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My friend got permission from a local farmer to go shooting on his land. As a result he gave me 4 wood pigeons and a recipe. I didn't take enough pictures for a full instructable so I thought I would post it as a slideshow for any foodies interested.

It's delicious, tastes a little of kidney but without the pissy irony taste you sometimes get. I'd recommend cooking it until it's pink inside but no longer, it's beautifully tender when still pink and gets tougher as you cook it longer. I used double the recipe below to serve 4 people.

The pigeons were quite large, I plucked the feathers from the breast to clear it then cut a slit in the skin before peeling it all back. I then slit down either side of the breast bone and stuck my thumbs in to peel out the breast. A slit at the bottom and top end should allow you to pull it free.

WOODPIGEON STROGANOFF

breasts of 2 woodpigeon cut into long 20mm thick strips
1/2 400gm tin of chopped tomatoes
1 medium onion sliced not diced
1 red pepper sliced not diced
1 tbsp of smoked paprika
1 oz of butter
142 ml carton of sour cream
A handful of chopped parsley

1 - Gently sweat the onions and pepper in the butter for 2 minutes then add the paprika and cook until onions are soft.

2 - Increase the heat and when it starts to sizzle add the pigeon strips and fry until all sides are sealed.

3 - Add the tinned tomatoes a little at a time so the pan doesn`t cool too much then add 1/2 the soured cream a little at a time.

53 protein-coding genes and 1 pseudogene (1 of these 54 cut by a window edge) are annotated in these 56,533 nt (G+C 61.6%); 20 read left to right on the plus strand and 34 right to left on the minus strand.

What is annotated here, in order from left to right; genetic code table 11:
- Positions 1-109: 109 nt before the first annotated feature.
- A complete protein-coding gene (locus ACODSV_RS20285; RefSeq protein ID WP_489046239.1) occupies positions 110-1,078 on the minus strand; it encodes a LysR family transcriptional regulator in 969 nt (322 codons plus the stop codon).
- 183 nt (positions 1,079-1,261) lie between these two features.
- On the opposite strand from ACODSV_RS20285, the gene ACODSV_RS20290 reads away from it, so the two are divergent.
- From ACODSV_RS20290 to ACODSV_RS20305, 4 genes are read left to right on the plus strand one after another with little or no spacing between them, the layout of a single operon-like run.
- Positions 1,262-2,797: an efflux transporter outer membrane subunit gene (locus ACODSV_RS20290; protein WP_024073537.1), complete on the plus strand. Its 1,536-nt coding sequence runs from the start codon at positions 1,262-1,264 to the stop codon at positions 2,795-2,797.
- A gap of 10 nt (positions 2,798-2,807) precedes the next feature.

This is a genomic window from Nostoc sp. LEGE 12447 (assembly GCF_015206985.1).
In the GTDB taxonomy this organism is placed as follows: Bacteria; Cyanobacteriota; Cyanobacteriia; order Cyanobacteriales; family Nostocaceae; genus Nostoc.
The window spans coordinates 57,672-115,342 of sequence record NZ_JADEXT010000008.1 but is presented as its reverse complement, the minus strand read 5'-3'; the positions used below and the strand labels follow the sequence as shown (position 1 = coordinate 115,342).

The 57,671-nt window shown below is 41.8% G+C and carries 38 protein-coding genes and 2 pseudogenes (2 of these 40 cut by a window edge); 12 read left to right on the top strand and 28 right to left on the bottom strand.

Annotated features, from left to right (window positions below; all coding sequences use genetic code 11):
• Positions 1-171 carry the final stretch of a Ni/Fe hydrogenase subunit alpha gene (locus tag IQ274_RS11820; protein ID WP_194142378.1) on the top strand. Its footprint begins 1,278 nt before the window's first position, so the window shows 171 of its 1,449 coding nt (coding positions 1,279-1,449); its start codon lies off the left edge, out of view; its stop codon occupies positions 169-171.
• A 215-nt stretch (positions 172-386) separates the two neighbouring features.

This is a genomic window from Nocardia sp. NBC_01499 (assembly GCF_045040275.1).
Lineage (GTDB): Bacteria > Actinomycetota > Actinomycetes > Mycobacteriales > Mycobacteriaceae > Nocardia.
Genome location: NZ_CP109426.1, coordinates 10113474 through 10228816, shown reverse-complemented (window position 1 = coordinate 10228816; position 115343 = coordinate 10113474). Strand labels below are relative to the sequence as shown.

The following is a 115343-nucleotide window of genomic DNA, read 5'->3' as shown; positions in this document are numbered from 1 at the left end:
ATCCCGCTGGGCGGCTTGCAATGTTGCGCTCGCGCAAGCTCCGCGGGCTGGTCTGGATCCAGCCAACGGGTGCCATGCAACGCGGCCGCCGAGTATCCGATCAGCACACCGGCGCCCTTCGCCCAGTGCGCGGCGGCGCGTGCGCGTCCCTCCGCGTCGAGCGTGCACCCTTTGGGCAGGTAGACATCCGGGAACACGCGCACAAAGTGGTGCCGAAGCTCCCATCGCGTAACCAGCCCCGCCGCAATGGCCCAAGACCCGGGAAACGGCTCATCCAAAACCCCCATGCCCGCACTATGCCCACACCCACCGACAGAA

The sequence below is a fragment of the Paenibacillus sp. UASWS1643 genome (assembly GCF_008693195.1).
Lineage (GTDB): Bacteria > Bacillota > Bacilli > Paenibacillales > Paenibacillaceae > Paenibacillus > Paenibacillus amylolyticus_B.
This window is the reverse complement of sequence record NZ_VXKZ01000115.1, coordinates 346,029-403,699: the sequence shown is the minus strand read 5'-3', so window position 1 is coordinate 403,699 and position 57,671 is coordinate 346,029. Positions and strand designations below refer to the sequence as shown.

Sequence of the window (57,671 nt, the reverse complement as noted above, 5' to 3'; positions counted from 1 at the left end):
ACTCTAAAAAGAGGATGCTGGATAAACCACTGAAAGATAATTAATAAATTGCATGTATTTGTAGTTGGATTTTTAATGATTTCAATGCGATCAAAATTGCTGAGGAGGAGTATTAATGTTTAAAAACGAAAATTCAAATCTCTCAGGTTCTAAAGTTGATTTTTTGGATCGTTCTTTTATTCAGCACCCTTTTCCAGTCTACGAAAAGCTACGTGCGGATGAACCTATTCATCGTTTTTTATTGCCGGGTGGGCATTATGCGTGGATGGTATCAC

4 - Check the pigeon strips are cooked to the doneness you like(pink for me) then throw in the parsley stir and serve with rice and a dollop of sour cream on top.
That dark, lean meat looks great!<br />
It was amazing. I&nbsp;was really expecting something more like chicken when I cut them open, but it's really meaty, and as you said, really lean.<br />
Here I am! Thanks for the link.<br /> Great recipe.<br /> <br /> I have two wild&nbsp;doves who took up residence here 5 years ago! They have had 14 clutches in those years!! Doves pair for life. <br /> <br /> (In the outback these Doves are considered to be a feral pest, and are regularly picked off!).<br /> <br /> I reckon my two will not like what I'm currently looking at!!
&nbsp;looks tasty.
Thanks! Getting some more game soon, so should be some more pigeon and hare recipes coming soon.<br />
Interesting.<br /> <br /> My Grandfather raises doves and pigeons, specifically to eat. He is too old to hunt them anymore, but loves the flavor of dove.<br /> <br /> Incidentally, the rock pigeon was the first animal domesticated and raised by man for food. It's funny how they are now considered unhealthy and vermin. <br />
I wouldn't touch a city pigeon, but these fellas eat nothing but leaves and bugs.<br />
Man, the dark purple meat is a little off-putting. I'd have to vote for some duck or pheasant meat, myself.<br />
Really? It looks quite appealing to me.<br />
Just wondering, how concerned should people be about bacteria-infested pigeons?&nbsp;&nbsp;I&nbsp;wouldn't want to eat a&nbsp;NYC&nbsp;flying rat, but would you say that its safe to eat a country pigeon?<br />
Good point, I wouldn't touch a city pigeon, this is a nice big fat wood pigeon that's spent its life eating leaves and the farmer's seed. No cigarette butts or discarded sandwiches for this fella.<br /> <br /> He was hung a few days before eating, as with all game it improves the flavour. I've heard that you can do this with game because they don't harbour the same bacteria that chickens do for example, you wouldn't even consider hanging a chicken for a week, it'd just go off.<br /> <br /> <a href="http://www.thehuntinglife.com/forums/index.php?showtopic=24462">This</a> website has a little info on why people hang meat, and how long for.<br />

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